The collapsed tunnel or chute can prove a challenge if not properly trained and handled. And it’s not just the tiny breeds that can suffer the consequences of getting tangled in the chute. Yes, it tends to be tougher for the smaller breeds, but many medium and large dogs have taken a spill or gotten a good scare when they get stuck in the chute. When dealing with the collapsed tunnel, prevention really is worth a pound of cure. There are some great training and handling guidelines you can follow to keep you and your dog loving this obstacle. Here are just a few ideas to keep your dog confident.
When introducing the collapsed tunnel you will want to develop a straight drive into and out of the tunnel from the start. The best way to start is with just the barrel portion of the collapsed tunnel. If your dog is food driven you would place a target well past the exit of the barrel for the dog to run to. If the dog is play driven you can toss the toy out in front of the dog as he commits to the barrel, however, you need to be sure you toss it well out and in a straight line from the exit.
If you do not have a removable chute, you can roll the chute up to a short length so it is easy for the dog to push through, but in the beginning you will want to hold it open so the dog can see out the other side. If you are working alone you place your target reward in a container the dog cannot open to ensure he does not get his reward should he choose to run around instead of through the tunnel. If you are using a toy you can show it to him through the tunnel and toss it as he commits to it. Be sure you do not talk to him once he has entered the chute or on exit so he learns to run straight and clear of the exit.
Once he is confident running through the barrel you can start adding the chute. If you have a removable chute you will want to start with the step above with the permanent chute. Once the dog is confident running through the barrel and the opened chute you can start lowering the chute making the opening smaller so your dog has to start pushing through the chute. At this point you want to be sure the reward is low so your dog keeps his head down while going through the chute.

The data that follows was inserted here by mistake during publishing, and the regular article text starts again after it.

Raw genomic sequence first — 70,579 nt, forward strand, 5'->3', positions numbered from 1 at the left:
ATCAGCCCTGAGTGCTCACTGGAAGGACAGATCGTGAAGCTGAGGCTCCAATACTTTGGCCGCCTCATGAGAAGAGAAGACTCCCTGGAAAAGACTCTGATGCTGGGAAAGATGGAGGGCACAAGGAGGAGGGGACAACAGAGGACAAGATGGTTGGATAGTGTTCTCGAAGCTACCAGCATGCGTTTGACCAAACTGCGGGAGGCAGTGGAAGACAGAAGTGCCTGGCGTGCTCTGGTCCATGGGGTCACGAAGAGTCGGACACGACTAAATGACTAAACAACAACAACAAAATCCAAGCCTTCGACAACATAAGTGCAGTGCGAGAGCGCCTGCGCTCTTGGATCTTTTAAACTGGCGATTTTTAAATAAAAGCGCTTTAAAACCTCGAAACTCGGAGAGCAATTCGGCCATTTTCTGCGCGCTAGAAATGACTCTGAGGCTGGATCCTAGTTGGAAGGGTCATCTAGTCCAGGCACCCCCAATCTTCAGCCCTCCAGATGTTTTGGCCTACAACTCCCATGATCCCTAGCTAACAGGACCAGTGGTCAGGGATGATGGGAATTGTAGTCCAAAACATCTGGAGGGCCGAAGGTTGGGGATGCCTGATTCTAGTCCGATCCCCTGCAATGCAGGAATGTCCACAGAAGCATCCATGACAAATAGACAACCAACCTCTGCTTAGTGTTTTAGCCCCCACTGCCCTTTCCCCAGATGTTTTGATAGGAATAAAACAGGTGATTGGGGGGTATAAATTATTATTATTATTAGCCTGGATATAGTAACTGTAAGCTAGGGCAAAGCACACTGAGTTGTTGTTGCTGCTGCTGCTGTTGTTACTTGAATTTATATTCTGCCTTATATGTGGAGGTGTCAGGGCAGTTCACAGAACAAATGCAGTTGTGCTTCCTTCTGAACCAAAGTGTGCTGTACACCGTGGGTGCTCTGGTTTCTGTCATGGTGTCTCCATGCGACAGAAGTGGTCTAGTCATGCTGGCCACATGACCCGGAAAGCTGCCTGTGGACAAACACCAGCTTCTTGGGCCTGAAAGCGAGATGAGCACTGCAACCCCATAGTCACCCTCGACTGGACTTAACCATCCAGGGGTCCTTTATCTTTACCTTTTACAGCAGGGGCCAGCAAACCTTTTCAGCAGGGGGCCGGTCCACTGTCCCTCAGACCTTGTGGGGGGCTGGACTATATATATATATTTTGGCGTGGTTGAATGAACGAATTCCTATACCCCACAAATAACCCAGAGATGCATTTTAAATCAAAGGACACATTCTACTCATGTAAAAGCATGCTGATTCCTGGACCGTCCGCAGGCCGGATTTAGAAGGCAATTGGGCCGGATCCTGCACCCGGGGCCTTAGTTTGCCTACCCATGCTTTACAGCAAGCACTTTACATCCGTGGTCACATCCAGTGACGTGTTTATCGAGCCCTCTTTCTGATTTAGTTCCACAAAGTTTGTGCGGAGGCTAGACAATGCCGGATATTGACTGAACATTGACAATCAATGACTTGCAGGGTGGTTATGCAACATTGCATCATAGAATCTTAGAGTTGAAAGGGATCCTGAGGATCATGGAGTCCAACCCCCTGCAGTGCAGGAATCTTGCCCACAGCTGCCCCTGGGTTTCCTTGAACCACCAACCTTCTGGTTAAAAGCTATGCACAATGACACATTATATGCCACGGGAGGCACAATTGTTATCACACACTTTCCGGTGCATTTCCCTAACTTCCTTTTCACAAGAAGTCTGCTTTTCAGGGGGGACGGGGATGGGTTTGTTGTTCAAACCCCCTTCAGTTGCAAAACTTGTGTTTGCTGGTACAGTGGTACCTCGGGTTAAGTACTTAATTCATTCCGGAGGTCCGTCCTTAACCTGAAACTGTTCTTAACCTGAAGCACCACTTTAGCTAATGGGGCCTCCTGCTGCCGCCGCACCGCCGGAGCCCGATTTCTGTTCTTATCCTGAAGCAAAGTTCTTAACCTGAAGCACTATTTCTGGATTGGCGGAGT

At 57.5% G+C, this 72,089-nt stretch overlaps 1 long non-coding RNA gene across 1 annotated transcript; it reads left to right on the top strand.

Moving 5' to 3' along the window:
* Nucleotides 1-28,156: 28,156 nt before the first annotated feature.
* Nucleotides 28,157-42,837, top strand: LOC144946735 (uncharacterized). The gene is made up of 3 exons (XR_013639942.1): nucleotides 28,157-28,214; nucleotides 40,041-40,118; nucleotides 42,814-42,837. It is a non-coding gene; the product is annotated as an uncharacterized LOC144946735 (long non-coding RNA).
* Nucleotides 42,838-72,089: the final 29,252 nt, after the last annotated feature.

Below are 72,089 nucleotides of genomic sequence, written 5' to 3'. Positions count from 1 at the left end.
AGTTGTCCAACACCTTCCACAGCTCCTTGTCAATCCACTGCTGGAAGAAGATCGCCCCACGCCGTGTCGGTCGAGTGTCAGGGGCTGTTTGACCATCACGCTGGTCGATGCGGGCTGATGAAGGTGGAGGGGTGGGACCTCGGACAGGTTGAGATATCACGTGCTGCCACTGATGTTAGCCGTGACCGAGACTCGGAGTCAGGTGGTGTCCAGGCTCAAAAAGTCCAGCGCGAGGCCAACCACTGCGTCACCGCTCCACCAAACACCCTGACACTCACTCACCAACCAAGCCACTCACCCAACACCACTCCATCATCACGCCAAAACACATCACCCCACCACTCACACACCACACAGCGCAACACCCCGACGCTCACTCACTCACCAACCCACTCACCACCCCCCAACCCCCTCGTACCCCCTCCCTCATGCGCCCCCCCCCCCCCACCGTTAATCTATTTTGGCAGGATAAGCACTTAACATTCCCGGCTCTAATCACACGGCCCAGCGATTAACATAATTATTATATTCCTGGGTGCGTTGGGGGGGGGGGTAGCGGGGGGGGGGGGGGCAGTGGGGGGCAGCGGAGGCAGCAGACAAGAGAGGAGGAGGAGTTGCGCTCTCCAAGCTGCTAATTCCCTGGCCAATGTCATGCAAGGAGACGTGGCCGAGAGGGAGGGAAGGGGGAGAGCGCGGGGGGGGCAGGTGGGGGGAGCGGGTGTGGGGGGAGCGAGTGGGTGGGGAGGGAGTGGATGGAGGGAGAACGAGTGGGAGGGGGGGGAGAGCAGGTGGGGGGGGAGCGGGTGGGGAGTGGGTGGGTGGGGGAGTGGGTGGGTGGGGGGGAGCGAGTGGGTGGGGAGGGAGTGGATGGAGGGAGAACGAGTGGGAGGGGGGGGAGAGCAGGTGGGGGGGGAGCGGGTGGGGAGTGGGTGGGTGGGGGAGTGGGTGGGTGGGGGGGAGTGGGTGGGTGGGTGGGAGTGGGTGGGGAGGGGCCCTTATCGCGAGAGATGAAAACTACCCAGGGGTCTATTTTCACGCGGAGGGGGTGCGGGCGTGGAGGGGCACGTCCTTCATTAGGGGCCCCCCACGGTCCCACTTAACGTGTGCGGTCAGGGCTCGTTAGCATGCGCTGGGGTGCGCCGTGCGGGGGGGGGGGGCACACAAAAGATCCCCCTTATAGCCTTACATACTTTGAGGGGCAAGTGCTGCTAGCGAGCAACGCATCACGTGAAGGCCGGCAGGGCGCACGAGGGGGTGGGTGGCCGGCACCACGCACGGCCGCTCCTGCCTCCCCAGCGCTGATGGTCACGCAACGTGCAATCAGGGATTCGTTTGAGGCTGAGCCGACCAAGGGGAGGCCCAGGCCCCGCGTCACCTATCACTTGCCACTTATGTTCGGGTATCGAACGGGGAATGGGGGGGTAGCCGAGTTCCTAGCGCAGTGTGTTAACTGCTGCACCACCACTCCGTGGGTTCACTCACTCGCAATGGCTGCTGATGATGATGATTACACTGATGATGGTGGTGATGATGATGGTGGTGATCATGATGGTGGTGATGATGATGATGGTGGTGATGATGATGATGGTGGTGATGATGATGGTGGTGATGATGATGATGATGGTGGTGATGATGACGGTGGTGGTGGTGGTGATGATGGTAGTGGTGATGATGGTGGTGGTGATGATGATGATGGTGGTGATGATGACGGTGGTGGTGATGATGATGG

When your dog is confidently pushing through the shortened chute, you can slowly lengthen it to it’s full length. At any time during your training your dog hesitates, go back to the previous step and build his confidence. Remember, it is that hesitation that can cause him to get caught up when the tunnel is full length, especially the little dogs.
Speaking of the little dogs, you can start your dogs with a light weight “practice” chute until they are confidently pushing through the tunnel, but it is important you also get them accustomed to pushing through a heavier chute as well. When you get to competition the chute will be heavier and you don’t want that to be your dog’s first exposure to the standard weight chute. Even worse, if it has rained or the chute gets damp it will be even harder for your dog to push through making a tangle even easier.
To help your dog learn how to push through the heavier weight and you don’t have access to a training facility that uses a competition chute, you can wet down your light weight chute or add a sheet or towels to it to add weight. Remember to shorten the chute again and reteach your dog with the heavier weight. You never want your dog to get scared in the chute as it will set up a pattern of hesitation that could lead to future tangles.
So what happens when you have done all this practice and you enter the competition ring only to have your dog get stuck for some reason? Can you touch the chute and help your dog out? Yes, you can. Unfortunately, it will lead to an Elimination. Relax if it happens to you, everyone is on the same team and while the judge cannot forgo the penalty, most will allow you to finish your run. No one wants your dog to get hurt on course. Simply and quietly help your dog find the right way out and continue on. If you make a big fuss the dog may get more fearful and tangled worse. They feed off your emotions so keep your head so they learn it’s no big deal.
The smallest dog in National level of competition, Puzzle the Papillon, weighs a mere 2.5kg and he is able to master the chute, so can your dog. It’s not the size of the dog it is the drive that gets them through. So get out there and enjoy the game.